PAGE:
Helping I.T. Connect
Photo by Daniel Smyth
Organizations depend on information technology. It can often be an arduous and challenging terrain for individuals and companies to navigate. This is why organizations such as The Circuit, the IT association of the Greater Cincinnati region, are imperative to help guide the conversation and drive momentum.
The Circuit’s mission is to unite IT solution and service providers, corporate IT departments and the businesses that support them. They provide education, networking opportunities and online sales channel and advocacy to government for its members and the IT community in our region.
“The Circuit is like a trade association,” says president Brian Berning. “We provide a forum for collaboration with individuals and organizations who provide IT services and who share experiences. We also offer them the opportunity to get input from various vendors who provide support services to their organization: What kind of experience can they expect? Who can they call on? What’s topical?”
The Circuit provides members and the community with education. “We have educational content and invite speakers who have specific expertise to help inform our members,” Berning says.
Another important component The Circuit offers is advocacy. “We have a community of individuals and organizations who collaborate, and from that collaboration agendas are formed,” Berning says. “From those agendas, there is information that can be shared. Whether that interest is state or local government or economic development engines, we are collecting information that can be used in a variety of different communities through an advocacy.
“We also have a strong relationship with organizations such as Technology First in Dayton and Ohio Tech in Cleveland/Columbus. This relationship allows us the opportunity to see if the topics we are facing here are local or statewide.”
Moving forward, The Circuit’s goal is to build stronger collaboration within the IT community and in the small and medium-sized business space. Membership collaboration is imperative. It enables The Circuit to collect better data on the quality and quantity of the IT talent in the community. Specifically, Berning hopes to aggregate more data, identifying what talent already exists in Cincinnati, who they serve and how strong the tech community is in that space.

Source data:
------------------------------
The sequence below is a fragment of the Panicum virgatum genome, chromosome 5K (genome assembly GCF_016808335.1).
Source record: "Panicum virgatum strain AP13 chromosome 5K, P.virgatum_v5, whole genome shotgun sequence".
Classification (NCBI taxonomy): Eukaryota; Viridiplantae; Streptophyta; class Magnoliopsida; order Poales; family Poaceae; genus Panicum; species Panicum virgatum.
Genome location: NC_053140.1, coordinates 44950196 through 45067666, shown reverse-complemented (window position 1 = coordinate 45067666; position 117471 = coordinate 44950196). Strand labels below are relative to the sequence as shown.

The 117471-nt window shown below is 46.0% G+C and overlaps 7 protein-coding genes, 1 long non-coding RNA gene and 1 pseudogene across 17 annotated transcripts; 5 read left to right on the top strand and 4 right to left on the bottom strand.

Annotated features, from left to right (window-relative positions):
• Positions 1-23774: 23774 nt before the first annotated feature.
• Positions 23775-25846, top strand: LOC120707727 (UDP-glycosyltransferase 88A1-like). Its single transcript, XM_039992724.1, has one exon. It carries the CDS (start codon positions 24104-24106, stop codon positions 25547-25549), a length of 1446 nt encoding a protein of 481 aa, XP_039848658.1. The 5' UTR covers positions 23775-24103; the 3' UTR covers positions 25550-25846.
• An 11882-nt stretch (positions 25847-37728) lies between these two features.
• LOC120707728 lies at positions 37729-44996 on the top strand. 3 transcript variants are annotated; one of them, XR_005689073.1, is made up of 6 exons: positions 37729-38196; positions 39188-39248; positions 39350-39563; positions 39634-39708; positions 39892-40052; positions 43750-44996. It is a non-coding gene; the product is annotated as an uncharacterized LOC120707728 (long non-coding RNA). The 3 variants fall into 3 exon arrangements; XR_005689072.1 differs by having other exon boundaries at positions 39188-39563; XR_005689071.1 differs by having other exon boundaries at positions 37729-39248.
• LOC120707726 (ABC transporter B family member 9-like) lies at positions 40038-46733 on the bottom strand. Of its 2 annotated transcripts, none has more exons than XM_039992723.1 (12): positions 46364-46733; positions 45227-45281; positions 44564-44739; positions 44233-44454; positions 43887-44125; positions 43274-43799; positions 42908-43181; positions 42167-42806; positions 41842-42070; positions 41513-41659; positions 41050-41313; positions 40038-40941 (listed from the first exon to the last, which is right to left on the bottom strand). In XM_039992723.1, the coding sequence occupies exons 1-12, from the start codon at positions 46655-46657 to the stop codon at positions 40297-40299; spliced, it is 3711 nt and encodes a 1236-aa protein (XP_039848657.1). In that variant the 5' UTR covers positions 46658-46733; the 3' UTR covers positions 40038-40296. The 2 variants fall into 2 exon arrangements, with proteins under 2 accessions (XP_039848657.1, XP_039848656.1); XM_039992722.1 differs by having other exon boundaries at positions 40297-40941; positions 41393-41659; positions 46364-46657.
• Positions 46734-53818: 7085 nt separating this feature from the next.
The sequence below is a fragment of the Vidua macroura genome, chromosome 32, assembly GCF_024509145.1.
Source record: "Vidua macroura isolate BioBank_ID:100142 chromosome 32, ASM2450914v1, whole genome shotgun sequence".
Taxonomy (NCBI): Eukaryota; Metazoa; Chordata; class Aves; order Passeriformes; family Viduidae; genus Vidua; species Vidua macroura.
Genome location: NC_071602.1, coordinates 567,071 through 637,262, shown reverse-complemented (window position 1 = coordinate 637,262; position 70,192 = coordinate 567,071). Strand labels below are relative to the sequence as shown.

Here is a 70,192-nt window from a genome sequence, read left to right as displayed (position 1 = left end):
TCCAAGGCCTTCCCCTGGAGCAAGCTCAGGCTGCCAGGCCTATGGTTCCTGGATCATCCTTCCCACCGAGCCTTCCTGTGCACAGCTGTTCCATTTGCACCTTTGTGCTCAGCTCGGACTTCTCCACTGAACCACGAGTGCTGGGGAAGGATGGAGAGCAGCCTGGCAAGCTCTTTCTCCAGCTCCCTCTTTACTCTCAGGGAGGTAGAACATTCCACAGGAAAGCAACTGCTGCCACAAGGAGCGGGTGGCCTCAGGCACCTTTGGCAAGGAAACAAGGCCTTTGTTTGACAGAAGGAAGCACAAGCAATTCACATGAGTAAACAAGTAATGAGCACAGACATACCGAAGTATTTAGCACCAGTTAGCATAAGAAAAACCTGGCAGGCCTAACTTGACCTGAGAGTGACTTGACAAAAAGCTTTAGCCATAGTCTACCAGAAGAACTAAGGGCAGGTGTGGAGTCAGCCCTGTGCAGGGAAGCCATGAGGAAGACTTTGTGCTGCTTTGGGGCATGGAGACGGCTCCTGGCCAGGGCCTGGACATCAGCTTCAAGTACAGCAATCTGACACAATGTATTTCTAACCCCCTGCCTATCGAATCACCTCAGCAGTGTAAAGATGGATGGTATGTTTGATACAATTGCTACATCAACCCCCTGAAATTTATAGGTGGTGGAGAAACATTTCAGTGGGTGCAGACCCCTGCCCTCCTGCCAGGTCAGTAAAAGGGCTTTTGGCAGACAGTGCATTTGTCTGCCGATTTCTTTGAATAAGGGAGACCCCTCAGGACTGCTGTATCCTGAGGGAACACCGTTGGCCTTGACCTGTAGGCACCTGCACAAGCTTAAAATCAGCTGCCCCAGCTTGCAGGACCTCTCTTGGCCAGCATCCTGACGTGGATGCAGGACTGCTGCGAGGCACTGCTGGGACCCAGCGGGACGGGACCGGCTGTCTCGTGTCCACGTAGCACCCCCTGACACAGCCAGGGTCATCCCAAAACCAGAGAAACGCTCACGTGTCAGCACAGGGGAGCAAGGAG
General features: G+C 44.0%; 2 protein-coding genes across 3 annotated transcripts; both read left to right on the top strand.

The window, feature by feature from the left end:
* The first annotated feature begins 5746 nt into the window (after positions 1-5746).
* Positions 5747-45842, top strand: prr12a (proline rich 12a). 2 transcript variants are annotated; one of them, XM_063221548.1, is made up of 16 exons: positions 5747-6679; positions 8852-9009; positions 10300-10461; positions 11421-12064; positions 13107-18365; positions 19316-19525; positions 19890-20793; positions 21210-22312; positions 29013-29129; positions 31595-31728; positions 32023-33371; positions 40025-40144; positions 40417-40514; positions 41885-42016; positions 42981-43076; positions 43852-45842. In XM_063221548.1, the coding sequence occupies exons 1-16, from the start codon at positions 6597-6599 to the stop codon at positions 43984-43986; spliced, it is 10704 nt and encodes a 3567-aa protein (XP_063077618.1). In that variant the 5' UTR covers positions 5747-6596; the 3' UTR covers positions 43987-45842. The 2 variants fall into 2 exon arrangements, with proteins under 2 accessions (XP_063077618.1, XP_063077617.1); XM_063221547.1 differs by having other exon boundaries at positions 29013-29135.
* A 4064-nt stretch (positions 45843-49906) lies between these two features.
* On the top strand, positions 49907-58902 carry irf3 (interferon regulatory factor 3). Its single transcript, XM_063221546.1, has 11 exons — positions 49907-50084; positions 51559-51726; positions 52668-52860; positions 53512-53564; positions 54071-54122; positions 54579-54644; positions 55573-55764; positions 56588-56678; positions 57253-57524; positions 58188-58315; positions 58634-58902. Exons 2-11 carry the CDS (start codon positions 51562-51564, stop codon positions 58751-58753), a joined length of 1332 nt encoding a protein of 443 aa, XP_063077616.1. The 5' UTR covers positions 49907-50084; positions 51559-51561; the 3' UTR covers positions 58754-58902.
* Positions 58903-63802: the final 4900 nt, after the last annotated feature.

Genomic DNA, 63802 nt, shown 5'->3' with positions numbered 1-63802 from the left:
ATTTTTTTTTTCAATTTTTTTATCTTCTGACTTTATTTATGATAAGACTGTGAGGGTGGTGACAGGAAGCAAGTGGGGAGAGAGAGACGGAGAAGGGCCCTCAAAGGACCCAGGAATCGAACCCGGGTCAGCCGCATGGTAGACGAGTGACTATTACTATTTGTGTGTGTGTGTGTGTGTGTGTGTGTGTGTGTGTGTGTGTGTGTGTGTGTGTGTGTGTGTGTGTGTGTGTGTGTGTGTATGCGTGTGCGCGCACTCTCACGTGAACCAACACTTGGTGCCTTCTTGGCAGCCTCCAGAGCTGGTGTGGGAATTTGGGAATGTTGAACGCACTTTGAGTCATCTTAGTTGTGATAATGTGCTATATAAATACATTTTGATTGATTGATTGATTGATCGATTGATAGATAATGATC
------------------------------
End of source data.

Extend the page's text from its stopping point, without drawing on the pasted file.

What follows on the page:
In addition, The Circuit looks at the region’s CIOs and CTOs. They want to build an inventory of the topics that are important to them and where they feel they are lacking resources in the community.
“For example, if cyber security is a top issue and if there are very few resources in Cincinnati, then there is a need,” Berning says. “Perhaps, then, there is a need to localize that and determine what the broader community can do to strengthen those services in our community.”
This data is ultimately used for decision-making. It helps The Circuit identify gaps in the community and that data is intended to provide intelligence to help ascertain how to proceed in filling them.
The solution is two-fold. It is important to recruit outside talent, but it is equally as important to retain and develop local talent. With this purpose in mind, The Circuit developed the Talent Track.
“In the last year we developed the Talent Track with the purpose of developing programming and education around retaining and developing talent,” Berning says. “It is important that we not only recruit outside talent but we retain the current talent in Cincinnati.”
The informational technology climate is constantly changing and evolving and organizations such as The Circuit are valuable resources to connect this community and create a positive impact throughout our region.
On May 4, The Circuit will hold their annual CEO CIO Dinner Reception at Horseshoe Casino Cincinnati. Chris Cole, CEO of Intelligrated will be the keynote speaker. For more information about this event and others, visit www.thecircuit.net.
For information about new membership, contact operations director Patti Jervis at 513.910.0988 or email email@example.com.